The Plymouth Barracuda was produced from 1964 until 1974.  It was the first official “pony” car and was released to the public a mere two weeks before Ford’s Mustang.  While it was the first of the muscle cars its sales lagged way behind the other early muscle cars such as the Camaro and Mustang.  It did not become the monster that caused its modern day reputation until the 1970 model year and by 1972 governmental emissions regulations tamed this savage beast back down to a pussycat. 

     The first Barracudas were built on the Valiant chassis and were called the Valiant Barracuda.  This chassis was officially known as the A-body.  This is also the same chassis that the very popular Dodge Dart was built on.  It was offered with only three engine options in 1964.  Your choices were the 170 slant six, the 225 slant six or a 273 V8 rated at 180 horsepower or 235 horse power.  Independent tests reported quarter mile performance elapsed time of 17.8 seconds at 72 m.p.h.  This first year production model feature the biggest rear windshield ever put in a car up until that time, bucket seats and a fold down rear seat.  There were just over 23,000 of these units manufactured in 1964.

     In 1965 the 170 slant six was dropped from the engine lineup. The 225 was still offered along with both of the 273 V8 horsepower options. Plymouth added what was called a “Formula S” performance option but the performance was lacking in this package.  1965 tests showed a slight improvement in quarter mile performance with an elapsed time of 16.1 seconds at 87 m.p.h.  Production increased in this model year to approximately 64,500 units.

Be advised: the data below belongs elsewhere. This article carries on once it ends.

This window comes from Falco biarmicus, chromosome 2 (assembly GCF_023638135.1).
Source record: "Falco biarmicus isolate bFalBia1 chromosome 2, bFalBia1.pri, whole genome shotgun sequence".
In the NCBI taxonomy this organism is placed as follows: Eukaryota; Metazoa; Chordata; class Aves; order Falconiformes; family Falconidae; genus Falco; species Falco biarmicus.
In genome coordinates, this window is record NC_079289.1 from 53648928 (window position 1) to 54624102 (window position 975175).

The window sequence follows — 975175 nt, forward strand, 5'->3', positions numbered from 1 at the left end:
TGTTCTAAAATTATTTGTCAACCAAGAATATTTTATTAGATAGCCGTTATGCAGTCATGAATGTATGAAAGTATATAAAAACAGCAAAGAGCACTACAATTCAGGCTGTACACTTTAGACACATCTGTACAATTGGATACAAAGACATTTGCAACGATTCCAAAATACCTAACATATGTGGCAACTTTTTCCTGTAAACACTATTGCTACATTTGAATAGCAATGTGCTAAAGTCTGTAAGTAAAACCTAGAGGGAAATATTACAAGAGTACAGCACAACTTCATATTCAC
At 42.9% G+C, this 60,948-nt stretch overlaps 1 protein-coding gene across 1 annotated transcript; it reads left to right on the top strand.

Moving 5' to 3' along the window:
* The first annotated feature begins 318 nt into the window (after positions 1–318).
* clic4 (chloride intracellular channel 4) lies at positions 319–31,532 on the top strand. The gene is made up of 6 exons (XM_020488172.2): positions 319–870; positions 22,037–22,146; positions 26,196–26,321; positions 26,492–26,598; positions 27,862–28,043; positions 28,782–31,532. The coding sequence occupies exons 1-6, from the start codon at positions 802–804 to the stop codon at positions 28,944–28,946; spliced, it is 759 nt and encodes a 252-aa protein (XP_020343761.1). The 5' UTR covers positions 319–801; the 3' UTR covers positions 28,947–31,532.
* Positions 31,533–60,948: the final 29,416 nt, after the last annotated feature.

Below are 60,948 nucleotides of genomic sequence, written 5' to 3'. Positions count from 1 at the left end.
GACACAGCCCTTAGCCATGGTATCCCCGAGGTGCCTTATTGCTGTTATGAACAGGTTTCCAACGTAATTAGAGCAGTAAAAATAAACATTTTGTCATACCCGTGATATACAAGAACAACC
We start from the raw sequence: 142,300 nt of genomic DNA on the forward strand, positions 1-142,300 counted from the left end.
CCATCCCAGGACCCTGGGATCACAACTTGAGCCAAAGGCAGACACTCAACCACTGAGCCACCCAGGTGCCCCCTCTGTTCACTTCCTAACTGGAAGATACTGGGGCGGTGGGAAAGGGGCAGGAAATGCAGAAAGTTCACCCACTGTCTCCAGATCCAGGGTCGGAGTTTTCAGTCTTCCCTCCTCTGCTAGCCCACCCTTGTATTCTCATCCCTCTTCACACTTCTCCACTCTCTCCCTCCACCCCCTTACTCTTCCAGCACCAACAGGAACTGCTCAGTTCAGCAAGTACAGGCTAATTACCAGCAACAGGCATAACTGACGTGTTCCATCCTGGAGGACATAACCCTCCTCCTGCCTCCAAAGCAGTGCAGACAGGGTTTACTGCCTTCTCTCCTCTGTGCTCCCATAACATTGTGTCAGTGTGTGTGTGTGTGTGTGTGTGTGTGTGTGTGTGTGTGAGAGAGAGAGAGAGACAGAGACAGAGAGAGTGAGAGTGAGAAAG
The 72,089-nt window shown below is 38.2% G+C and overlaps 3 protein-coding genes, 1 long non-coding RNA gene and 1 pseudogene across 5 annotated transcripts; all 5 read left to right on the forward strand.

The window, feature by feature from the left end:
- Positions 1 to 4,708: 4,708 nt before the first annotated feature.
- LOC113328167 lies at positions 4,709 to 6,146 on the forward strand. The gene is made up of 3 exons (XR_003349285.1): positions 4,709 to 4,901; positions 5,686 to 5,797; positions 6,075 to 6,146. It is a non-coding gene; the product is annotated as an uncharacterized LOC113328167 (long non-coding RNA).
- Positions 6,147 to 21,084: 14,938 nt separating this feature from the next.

In 1966 the Barracuda was redesigned with a new grill and other changes.  This was also the first year of the highly recognizable fish emblems.  The horsepower ratings were improved for the 273 (now called the "commando") to 235 horsepower.  This years model was tested in the quarter mile at 17.6 seconds with an 81 m.p.h. speed across the line.  The engine options remained the same and only 38,000 units were manufactured.

     1967 brought the Barracuda to the forefront of the performance car market.  The wheelbase was increased and the 383 V8 engine option was added to the lineup and the slant six was dropped.  The bigger 383 boasted 280 horsepower and really bumped up the performance of the Barracuda.  This engine when combined with the “Formula S” option package gave the Barracuda the ability to spank many of the Fords and G.M.’s of the day.  The “S” package added a heavy duty suspension and a better tire combination.  The  new 383 engine was supposed to bring the car across the quarter mile stripe in the  mid 14's at over 100 m.p.h.  There were three body style options in 1967.  A fastback, a notchback and a convertible gave some variety to the line.  There were approximately 28,000 coupes, 30,000 fastbacks and 4,200 convertibles made for this model year.

    The only real changes for the Barracuda in 1968 were engine related.  The 225 slant six was brought back and the 273 V8 was discontinued.  A 230 horsepower 318 V8 was introduced along with a 275 horsepower 340 V8.  The 383 received some modifications to bring its horsepower rating up to 300.  The  new 340 engine turned in a respectible quarter mile of 14.93 seconds at 96 m.p.h.  There was a very limited number of Cudas built with Hemis in 1968 but none were released for sale to the general public.  These new engine options were starting to make the Cuda a serious contender in the pony car market.  There were approximately 20,000 coupes, 22,500 fastbacks and 2,800 convertibles built in 1968.